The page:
SSM Summer 2021 Issue

Issue link:

Contents of this Issue


Page 19 of 35

18 Road to Responsibility (RTR) is yet again going above and beyond for its staff and the individuals it serves. RTR, one of the region's largest and most successful nonprofit organizations that supports individuals with intellectual and developmental disabilities (I/DD), recently undertook the enormous task of coordinating vaccine clinics in its 49 residential homes. When RTR learned that the CDC would partner with Walgreens and CVS to offer COVID-19 vaccinations at congregate care programs, it signed up immediately and submitted all required information. RTR's staff quickly took the necessary action to effectuate the clinics: Educational emails, videos and articles went out to employees, offering them the opportunity to be vaccinated and encouraging them to make an informed decision, and house managers contacted residents' guardians and issued consent forms. "Residential nurse director, Julia Barruzza, worked around the clock to coordinate the clinics," says RTR's Director of Development, Erin Cohen. "We give Julia and the entire nursing staff immense praise, because this was not an easy undertaking. In addition to scheduling vaccines for our residents, they needed to take into account our entire staff that works in various programs throughout our catchment area. A Walgreen's employee and an RTR nurse were required to be at each location to administer the vaccine and complete the necessary monitoring. Julia and the team worked on all of this, while also conducting the routine coronavirus testing that is done every two weeks." The hard work resulted in an unbelievable 182 individuals and 240 employees getting their first vaccine doses in the first half of February. Says Barruzza: "I see this vaccine as the light at the end of the tunnel; our way out of a long dark period. This past year has been very difficult for our residents and employees. I am excited that the vaccine will protect myself, my family, my community and the individuals we serve. The vaccine is our ticket to some semblance of normalcy." Normalcy would mean that individuals could have regular indoor visits with family and loved ones again, and reengage in the many in-person day support, employment and specialized group activities that RTR provides. RTR has added a diversity council to its many programs, which arranges for individuals and staff to share their traditions and culture, and also provides diversity training. Says RTR CEO Christopher White, E.d., "One of the strengths of RTR has always been the diversity of our workforce. The different perspectives have created a richer environment for all of us than would be the case otherwise. Our Diversity initiative seeks to foster understanding between peoples with different backgrounds, to provide a forum for education and to support social justice. Ultimately, discrimination of any type goes against our core Mission since the people we serve have long been victims of discrimination, misunderstanding and diminished expectations within the broader society. Thankfully, things are continuing to change in a positive manner and we hope our Diversity initiative will help further that momentum." Understanding and celebrating people's differences and traditions go a long way toward Making Lives Better, which is RTR's mission statement. 62% of RTR's employees are minorities and they come from 34 different countries, the flags of which ROAD TO RESPONSIBILITY MEETS THE DIFFICULTIES OF 2020 BY FOSTERING UNITY AND WELL-BEING By Erica Ford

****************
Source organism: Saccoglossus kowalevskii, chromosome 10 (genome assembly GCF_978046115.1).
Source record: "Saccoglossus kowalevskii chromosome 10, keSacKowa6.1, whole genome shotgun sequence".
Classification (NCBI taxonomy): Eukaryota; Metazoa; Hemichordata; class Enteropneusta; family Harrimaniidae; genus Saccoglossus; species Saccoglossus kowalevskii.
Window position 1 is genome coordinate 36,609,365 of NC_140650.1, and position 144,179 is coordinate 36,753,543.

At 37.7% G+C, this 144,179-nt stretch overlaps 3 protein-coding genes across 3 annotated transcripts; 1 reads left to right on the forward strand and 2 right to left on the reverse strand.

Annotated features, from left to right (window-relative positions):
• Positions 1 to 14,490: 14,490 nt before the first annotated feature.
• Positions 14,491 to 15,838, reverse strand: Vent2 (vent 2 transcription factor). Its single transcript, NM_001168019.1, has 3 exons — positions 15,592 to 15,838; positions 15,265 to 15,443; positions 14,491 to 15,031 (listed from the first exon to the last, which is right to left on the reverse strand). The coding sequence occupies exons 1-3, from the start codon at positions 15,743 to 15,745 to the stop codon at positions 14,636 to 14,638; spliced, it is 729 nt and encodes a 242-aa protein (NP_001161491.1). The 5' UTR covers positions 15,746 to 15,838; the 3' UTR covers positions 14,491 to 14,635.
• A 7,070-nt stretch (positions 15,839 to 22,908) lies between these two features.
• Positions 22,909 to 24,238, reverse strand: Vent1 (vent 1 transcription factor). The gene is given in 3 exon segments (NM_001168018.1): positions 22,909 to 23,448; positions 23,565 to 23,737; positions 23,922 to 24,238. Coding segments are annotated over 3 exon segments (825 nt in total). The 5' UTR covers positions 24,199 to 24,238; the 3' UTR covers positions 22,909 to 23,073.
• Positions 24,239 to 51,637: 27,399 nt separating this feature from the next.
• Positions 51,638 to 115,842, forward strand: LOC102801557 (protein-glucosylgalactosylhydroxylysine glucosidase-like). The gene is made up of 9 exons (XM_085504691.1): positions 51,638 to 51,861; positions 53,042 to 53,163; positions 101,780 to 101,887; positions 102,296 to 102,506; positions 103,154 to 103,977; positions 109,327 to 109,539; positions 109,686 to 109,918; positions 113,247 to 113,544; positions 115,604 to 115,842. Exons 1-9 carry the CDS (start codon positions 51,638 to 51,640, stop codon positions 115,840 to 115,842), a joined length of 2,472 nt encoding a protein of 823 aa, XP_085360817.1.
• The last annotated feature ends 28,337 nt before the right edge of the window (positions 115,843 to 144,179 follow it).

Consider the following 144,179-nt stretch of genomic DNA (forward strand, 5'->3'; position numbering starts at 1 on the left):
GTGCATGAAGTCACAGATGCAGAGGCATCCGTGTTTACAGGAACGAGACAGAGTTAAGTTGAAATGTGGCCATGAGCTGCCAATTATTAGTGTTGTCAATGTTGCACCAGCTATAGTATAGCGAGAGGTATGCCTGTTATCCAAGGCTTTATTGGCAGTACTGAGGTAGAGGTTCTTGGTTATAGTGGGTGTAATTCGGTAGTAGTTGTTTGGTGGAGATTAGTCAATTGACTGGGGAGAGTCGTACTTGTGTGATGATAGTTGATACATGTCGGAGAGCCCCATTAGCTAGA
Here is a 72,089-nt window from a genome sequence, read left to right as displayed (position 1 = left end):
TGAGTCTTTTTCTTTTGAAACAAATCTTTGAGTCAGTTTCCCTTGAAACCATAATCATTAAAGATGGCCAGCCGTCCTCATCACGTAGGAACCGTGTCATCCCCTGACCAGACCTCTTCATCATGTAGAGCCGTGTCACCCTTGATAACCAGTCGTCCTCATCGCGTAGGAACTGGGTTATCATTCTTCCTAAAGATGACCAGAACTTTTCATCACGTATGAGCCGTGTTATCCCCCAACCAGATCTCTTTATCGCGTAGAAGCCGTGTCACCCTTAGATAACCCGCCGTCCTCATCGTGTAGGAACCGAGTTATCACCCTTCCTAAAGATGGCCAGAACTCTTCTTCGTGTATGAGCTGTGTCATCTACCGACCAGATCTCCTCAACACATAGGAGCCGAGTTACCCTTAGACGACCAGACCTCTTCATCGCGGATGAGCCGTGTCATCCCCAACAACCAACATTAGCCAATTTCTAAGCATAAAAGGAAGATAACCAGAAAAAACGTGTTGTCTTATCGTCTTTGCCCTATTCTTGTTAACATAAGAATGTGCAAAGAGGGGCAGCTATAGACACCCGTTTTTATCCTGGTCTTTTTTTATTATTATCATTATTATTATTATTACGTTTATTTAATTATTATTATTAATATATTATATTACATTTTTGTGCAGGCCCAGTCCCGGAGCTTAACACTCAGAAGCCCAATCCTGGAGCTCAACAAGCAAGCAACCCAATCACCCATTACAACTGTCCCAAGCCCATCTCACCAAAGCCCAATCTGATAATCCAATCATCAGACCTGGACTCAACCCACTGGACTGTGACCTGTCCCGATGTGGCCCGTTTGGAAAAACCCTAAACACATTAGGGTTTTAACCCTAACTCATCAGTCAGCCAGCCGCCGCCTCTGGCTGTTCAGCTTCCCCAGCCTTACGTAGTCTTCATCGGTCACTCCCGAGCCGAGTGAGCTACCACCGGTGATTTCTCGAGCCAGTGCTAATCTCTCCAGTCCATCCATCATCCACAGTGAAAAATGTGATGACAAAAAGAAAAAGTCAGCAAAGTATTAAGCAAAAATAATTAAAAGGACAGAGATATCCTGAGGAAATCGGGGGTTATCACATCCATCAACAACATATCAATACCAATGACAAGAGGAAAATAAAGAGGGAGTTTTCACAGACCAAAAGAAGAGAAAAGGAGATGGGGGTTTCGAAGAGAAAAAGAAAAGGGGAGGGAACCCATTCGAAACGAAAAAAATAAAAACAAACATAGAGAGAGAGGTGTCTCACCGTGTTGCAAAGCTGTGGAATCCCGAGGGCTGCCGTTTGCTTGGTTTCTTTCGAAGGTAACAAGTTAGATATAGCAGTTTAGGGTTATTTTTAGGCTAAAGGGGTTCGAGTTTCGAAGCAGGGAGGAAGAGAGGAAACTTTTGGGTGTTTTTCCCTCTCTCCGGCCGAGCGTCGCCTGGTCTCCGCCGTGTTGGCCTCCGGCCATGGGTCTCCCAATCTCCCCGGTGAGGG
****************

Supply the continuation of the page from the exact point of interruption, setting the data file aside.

Articles in this issue

view archives of SouthShoreMagazine - SSM Summer 2021 Issue